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For exercise 3b), we have to submit the initial states of the Kripke structure. The solution is only accepted, if you don't include the initial states, that are deadend states.

But e.g. on slide 13 you can see, that deadend states can be initial states as well. Looking at the definition, I don't see why they shouldn't count as initial states.

I think e.g. the state (!p & !q & !a) should be an initial state in this particular exercise.
in * TF "Emb. Sys. and Rob." by (280 points)

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I agree with you that formally speaking, initial states may have no outgoing transitions. We can consider such kind of structures, and there is no good argument why that should be forbidden. The semantics of formulas is defined in a way that copes well with deadend states: All universally quantified formulas Aphi would hold in those states while all existentially quantified formulas Ephi would not hold there. Even A false would hold there, and even E true would not hold there.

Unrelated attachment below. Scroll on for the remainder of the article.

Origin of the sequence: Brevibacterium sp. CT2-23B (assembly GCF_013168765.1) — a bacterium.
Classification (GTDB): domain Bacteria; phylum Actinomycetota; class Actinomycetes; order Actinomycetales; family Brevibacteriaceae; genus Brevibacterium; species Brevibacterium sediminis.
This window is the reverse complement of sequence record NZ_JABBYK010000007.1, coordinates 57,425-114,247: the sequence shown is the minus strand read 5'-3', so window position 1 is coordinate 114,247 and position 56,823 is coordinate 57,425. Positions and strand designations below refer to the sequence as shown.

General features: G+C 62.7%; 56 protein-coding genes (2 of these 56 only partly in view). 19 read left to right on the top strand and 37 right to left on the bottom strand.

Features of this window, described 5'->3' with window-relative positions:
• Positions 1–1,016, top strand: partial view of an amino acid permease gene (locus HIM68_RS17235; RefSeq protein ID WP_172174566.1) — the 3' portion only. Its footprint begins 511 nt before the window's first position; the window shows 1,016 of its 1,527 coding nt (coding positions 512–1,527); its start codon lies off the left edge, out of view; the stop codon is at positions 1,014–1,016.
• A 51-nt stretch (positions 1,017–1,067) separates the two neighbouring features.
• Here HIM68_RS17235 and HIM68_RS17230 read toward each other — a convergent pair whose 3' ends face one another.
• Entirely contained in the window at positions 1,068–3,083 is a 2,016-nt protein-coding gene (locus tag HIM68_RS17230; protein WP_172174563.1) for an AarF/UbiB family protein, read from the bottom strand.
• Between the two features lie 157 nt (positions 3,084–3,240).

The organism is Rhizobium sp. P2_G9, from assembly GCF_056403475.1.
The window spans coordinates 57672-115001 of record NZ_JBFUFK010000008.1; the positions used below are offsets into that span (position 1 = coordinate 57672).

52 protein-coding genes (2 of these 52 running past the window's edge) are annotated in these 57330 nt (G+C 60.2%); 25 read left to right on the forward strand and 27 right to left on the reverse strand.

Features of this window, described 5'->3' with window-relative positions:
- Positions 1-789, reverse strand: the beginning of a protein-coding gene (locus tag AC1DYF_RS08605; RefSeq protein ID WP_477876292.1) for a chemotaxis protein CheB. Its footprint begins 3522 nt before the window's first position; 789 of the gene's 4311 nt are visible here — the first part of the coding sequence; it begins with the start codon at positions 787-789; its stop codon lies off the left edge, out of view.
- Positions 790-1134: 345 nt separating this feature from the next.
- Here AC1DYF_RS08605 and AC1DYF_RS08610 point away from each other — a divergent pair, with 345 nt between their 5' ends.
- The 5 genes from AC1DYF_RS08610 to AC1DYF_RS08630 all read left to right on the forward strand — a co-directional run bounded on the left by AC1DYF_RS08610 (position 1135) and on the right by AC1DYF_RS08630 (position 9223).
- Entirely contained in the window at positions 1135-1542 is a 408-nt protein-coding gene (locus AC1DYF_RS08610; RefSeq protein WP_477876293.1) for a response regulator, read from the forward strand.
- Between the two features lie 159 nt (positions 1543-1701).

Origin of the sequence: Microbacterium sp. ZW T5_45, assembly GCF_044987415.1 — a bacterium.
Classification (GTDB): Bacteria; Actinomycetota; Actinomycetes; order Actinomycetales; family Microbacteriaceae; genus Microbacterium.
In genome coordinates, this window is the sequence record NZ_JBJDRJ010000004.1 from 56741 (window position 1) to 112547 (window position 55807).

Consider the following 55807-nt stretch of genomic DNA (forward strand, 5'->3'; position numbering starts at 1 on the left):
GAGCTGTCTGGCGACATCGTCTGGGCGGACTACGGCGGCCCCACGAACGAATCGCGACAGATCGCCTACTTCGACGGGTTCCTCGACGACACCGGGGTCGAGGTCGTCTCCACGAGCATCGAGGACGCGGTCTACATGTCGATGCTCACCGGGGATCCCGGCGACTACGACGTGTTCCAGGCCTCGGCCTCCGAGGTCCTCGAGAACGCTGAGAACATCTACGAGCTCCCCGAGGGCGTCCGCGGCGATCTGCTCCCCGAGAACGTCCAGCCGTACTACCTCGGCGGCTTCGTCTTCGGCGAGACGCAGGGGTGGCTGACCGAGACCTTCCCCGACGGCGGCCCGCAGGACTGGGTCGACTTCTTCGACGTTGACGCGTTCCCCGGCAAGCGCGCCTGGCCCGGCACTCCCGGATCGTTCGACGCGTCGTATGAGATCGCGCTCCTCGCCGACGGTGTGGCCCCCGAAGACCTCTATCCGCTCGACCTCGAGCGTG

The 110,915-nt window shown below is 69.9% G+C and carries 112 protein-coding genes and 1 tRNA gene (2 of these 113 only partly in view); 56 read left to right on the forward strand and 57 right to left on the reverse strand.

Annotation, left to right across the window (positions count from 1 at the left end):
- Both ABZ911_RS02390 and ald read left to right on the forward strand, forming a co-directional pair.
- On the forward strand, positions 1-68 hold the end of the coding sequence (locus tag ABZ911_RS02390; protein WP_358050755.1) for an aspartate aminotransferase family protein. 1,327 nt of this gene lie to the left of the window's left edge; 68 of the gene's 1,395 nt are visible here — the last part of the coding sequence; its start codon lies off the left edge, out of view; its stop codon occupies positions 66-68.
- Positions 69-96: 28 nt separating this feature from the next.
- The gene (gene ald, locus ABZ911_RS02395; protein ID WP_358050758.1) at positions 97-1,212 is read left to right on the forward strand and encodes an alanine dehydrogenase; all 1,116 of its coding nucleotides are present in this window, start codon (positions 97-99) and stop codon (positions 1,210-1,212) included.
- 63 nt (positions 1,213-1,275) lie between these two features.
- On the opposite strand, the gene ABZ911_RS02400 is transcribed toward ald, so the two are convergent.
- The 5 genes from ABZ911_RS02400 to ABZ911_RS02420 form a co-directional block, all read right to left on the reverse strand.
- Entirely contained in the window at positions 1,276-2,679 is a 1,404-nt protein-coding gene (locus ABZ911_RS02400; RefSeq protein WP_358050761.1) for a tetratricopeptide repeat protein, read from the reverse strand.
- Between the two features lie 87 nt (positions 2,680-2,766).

In practice, such structures are however questionable and should not occur. In particular, reactive systems must have ongoing computations, and if an initial state would not have any infinite path, then this would mean that the system is somehow broken in an initial state. For this reason, you may also have good reasons to define that initial states must have outgoing transitions, but we did not demand this.

So, the exercise tool should be fixed accordingly.
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